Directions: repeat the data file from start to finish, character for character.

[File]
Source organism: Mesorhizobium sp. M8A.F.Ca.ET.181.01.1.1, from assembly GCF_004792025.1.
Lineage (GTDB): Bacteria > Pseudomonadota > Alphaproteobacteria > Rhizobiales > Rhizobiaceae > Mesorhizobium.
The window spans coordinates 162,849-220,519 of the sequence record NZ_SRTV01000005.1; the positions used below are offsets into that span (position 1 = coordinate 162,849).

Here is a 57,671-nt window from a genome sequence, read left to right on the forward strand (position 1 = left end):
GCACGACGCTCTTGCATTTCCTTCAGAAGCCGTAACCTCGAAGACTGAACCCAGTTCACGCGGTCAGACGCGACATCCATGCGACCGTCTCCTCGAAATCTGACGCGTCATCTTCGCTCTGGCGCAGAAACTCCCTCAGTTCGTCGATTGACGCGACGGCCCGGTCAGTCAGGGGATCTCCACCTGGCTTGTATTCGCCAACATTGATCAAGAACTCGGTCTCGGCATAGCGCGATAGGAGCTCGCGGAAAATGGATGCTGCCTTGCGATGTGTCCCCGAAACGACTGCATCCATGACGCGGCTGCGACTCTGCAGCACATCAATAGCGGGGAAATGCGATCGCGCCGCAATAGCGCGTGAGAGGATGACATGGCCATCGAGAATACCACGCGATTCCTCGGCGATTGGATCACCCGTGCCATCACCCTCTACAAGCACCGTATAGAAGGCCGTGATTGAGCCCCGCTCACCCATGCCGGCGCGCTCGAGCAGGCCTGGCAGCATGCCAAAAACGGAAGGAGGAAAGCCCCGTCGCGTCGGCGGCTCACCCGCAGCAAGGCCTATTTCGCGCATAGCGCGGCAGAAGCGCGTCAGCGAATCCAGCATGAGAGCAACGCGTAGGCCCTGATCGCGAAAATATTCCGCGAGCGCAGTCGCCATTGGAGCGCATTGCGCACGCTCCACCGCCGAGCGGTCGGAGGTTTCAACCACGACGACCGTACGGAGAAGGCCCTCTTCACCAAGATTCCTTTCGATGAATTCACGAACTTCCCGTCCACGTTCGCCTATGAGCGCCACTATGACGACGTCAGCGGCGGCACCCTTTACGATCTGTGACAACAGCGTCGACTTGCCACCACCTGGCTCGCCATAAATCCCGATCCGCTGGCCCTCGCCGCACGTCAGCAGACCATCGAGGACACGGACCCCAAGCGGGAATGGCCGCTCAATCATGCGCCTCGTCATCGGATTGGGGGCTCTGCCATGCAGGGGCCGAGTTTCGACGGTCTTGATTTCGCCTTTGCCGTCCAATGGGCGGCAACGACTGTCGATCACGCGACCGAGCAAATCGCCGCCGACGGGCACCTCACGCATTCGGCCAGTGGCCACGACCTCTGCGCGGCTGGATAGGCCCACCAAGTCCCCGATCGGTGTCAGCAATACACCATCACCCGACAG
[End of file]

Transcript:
Source organism: Mesorhizobium sp. M8A.F.Ca.ET.181.01.1.1, from assembly GCF_004792025.1.
Lineage (GTDB): Bacteria > Pseudomonadota > Alphaproteobacteria > Rhizobiales > Rhizobiaceae > Mesorhizobium.
The window spans coordinates 162,849-220,519 of the sequence record NZ_SRTV01000005.1; the positions used below are offsets into that span (position 1 = coordinate 162,849).

Here is a 57,671-nt window from a genome sequence, read left to right on the forward strand (position 1 = left end):
GCACGACGCTCTTGCATTTCCTTCAGAAGCCGTAACCTCGAAGACTGAACCCAGTTCACGCGGTCAGACGCGACATCCATGCGACCGTCTCCTCGAAATCTGACGCGTCATCTTCGCTCTGGCGCAGAAACTCCCTCAGTTCGTCGATTGACGCGACGGCCCGGTCAGTCAGGGGATCTCCACCTGGCTTGTATTCGCCAACATTGATCAAGAACTCGGTCTCGGCATAGCGCGATAGGAGCTCGCGGAAAATGGATGCTGCCTTGCGATGTGTCCCCGAAACGACTGCATCCATGACGCGGCTGCGACTCTGCAGCACATCAATAGCGGGGAAATGCGATCGCGCCGCAATAGCGCGTGAGAGGATGACATGGCCATCGAGAATACCACGCGATTCCTCGGCGATTGGATCACCCGTGCCATCACCCTCTACAAGCACCGTATAGAAGGCCGTGATTGAGCCCCGCTCACCCATGCCGGCGCGCTCGAGCAGGCCTGGCAGCATGCCAAAAACGGAAGGAGGAAAGCCCCGTCGCGTCGGCGGCTCACCCGCAGCAAGGCCTATTTCGCGCATAGCGCGGCAGAAGCGCGTCAGCGAATCCAGCATGAGAGCAACGCGTAGGCCCTGATCGCGAAAATATTCCGCGAGCGCAGTCGCCATTGGAGCGCATTGCGCACGCTCCACCGCCGAGCGGTCGGAGGTTTCAACCACGACGACCGTACGGAGAAGGCCCTCTTCACCAAGATTCCTTTCGATGAATTCACGAACTTCCCGTCCACGTTCGCCTATGAGCGCCACTATGACGACGTCAGCGGCGGCACCCTTTACGATCTGTGACAACAGCGTCGACTTGCCACCACCTGGCTCGCCATAAATCCCGATCCGCTGGCCCTCGCCGCACGTCAGCAGACCATCGAGGACACGGACCCCAAGCGGGAATGGCCGCTCAATCATGCGCCTCGTCATCGGATTGGGGGCTCTGCCATGCAGGGGCCGAGTTTCGACGGTCTTGATTTCGCCTTTGCCGTCCAATGGGCGGCAACGACTGTCGATCACGCGACCGAGCAAATCGCCGCCGACGGGCACCTCACGCATTCGGCCAGTGGCCACGACCTCTGCGCGGCTGGATAGGCCCACCAAGTCCCCGATCGGTGTCAGCAATACACCATCACCCGACAG